Judy v. Pfizer, Inc., Case No. 4:05cv1208 RWS, 2005 WL 2240088 (E.D. Mo. Sept. 14, 2005).
According to U. S. District Judge Rodney W. Sipple of the Eastern District of Missouri, the Class Action Fairness Act of 2005 is inapplicable to a post-CAFA amended petition asserting additional claims for relief. In this case, Elizabeth Judy, the plaintiff, amended her pre-CAFA state court class action lawsuit against Pfizer over the prescription drug Neurontin. Judy filed her amended petition on July 22, 2005, several months after CAFA’s enactment date, to refine the factual allegations and to assert additional common law claims for relief. Pfizer had removed the case to federal court once before, prior to the enactment of CAFA, and Judge Sipple had remanded, finding no federal question or diversity jurisdiction. Pfizer again removed following the amended complaint, in an attempt to consolidate this case with similar multi-district litigation involving Neurontin, and to invoke CAFA jurisdiction.
Addressing the plaintiff’s motion to remand, the court first dealt with Pfizer’s arguments that CAFA’s legislative history evidences an intent to change the existing removal rules as to which party bears the burden of proof in a removal dispute. Pfizer argued that the Senate Judiciary Committee Report recognized that the burden should be shifted to the plaintiff, citing Berry v. American Express Publishing Corporation, a case decided by the Central District of California, in support of its position. The court rejected this argument, stating that the omission of a burden of proof standard in CAFA does not create an ambiguity sufficient to allow the courts to resort to legislative history. The court wrote, “By failing to specifically address the burden of proof in [CAFA], especially in light of discussing the issue in a Committee Report, Congress is deemed to have not intended to change the settled case law on that issue. Had Congress wished to change which party bears the burden of proof in a removal action under the CAFA, it would have explicitly done so.”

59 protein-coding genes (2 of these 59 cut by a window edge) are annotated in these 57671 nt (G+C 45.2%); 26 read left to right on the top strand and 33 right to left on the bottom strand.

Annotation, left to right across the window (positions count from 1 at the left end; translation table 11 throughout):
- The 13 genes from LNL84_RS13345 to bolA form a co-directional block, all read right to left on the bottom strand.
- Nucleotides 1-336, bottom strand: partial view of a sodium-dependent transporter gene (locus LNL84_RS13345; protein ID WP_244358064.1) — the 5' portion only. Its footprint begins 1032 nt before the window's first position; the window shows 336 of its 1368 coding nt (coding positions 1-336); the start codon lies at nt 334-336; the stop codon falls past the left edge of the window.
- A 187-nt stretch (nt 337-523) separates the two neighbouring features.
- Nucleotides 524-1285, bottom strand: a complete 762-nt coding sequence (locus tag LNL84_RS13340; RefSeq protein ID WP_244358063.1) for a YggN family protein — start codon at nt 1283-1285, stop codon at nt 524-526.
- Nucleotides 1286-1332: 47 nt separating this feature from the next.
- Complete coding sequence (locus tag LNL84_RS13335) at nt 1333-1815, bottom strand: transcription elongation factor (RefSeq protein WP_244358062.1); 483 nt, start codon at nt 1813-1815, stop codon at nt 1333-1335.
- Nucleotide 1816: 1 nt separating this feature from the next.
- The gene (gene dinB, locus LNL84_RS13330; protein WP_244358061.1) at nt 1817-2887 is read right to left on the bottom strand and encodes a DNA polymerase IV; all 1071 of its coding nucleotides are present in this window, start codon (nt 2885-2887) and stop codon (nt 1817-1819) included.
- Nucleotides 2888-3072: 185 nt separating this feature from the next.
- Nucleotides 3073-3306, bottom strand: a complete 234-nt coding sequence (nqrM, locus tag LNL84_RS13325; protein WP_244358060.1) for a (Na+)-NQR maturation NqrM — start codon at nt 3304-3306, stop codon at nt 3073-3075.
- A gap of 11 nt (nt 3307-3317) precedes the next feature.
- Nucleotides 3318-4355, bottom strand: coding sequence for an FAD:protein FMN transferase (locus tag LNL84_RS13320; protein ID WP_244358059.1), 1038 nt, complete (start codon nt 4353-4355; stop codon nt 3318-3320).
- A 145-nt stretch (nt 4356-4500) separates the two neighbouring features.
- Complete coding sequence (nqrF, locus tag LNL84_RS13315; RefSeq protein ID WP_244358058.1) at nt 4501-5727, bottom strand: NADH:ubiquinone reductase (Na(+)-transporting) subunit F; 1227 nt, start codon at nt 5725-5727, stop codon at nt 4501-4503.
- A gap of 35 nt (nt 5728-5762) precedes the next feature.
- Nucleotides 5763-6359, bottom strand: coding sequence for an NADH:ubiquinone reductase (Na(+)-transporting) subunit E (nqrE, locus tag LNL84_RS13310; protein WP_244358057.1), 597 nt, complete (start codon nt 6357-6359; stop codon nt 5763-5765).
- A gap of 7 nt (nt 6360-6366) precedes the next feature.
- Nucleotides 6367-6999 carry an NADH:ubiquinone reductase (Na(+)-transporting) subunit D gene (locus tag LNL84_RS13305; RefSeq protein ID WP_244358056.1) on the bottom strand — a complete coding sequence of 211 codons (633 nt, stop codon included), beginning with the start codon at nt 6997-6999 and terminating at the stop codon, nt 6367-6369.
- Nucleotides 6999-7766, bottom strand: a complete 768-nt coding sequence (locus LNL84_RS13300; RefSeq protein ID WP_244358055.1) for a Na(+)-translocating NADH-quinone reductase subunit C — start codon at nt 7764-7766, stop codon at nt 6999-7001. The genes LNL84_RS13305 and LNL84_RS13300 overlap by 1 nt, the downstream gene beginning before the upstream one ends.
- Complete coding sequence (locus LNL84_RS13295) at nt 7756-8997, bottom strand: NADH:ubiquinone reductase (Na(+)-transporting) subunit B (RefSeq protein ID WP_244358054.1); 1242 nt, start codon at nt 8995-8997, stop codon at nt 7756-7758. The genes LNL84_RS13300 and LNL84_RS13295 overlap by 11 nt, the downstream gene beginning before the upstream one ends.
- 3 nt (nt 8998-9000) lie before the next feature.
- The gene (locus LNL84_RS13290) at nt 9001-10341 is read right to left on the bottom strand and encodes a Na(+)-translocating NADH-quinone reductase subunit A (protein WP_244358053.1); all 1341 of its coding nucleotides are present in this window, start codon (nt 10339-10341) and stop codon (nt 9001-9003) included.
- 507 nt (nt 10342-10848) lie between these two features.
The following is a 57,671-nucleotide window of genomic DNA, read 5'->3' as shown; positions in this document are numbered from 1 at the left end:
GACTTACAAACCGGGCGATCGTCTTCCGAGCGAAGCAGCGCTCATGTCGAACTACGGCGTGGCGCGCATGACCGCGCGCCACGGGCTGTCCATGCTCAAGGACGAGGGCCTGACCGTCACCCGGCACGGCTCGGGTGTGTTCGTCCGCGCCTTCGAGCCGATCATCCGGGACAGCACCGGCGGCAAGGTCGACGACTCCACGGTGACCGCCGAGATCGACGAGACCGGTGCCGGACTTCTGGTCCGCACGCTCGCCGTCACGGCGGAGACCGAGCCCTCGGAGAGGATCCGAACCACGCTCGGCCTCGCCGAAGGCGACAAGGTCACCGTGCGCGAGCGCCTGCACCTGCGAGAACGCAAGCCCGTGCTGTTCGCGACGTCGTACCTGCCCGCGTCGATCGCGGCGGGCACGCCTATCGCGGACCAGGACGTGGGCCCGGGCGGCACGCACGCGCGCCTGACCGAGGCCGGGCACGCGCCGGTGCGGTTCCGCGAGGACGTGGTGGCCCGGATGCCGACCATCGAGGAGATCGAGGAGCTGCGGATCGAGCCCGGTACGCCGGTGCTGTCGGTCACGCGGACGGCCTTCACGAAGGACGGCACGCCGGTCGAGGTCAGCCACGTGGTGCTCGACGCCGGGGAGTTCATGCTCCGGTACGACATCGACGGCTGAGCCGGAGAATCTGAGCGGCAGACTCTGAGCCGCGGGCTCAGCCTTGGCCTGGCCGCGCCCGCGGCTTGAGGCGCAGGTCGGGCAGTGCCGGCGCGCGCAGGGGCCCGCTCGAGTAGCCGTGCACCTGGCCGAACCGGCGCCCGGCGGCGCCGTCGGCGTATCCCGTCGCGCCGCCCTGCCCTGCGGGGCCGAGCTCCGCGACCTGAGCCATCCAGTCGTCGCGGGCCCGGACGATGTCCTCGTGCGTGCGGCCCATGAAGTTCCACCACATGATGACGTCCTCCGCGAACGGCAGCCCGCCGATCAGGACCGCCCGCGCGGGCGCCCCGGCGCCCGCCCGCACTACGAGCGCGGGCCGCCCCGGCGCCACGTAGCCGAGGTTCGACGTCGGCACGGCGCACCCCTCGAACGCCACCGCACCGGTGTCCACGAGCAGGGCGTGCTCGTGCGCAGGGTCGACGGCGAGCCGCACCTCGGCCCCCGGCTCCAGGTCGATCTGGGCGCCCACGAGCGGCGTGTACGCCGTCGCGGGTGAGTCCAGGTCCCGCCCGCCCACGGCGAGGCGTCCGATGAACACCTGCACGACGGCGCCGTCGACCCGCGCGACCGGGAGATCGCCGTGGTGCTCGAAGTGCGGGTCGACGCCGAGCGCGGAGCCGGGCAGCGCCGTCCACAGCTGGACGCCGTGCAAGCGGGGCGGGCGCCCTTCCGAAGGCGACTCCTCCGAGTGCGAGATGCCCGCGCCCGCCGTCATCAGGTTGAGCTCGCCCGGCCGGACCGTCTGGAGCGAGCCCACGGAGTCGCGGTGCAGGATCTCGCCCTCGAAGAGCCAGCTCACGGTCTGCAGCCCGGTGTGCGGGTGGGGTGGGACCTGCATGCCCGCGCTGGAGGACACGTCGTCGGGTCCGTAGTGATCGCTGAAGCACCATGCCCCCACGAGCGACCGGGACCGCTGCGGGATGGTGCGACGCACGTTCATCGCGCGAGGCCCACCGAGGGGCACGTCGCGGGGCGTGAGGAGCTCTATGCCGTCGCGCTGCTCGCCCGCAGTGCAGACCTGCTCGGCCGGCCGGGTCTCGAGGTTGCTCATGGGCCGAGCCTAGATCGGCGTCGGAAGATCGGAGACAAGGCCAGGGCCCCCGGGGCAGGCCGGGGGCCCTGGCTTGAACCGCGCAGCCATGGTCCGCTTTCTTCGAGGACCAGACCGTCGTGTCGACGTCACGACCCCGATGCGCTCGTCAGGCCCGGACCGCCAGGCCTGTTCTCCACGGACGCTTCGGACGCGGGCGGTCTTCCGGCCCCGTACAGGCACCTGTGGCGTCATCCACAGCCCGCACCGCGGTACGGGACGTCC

The court then addressed Pfizer’s argument that the filing of the plaintiff’s amended petition had “commenced” a new case for CAFA jurisdictional purposes, and rejected this argument as well, holding that the additional factual allegations and common law claims for relief could relate back to the original complaint under Federal Rule of Civil Procedure 15 because they arose from the same conduct as the conduct set forth in the original pleading. Consequently, Judge Sipple remanded the case, finding that the amendment did not commence a new action in state court, and thus, CAFA, being inapplicable, did not provide the jurisdictional basis to support Pfizer’s removal.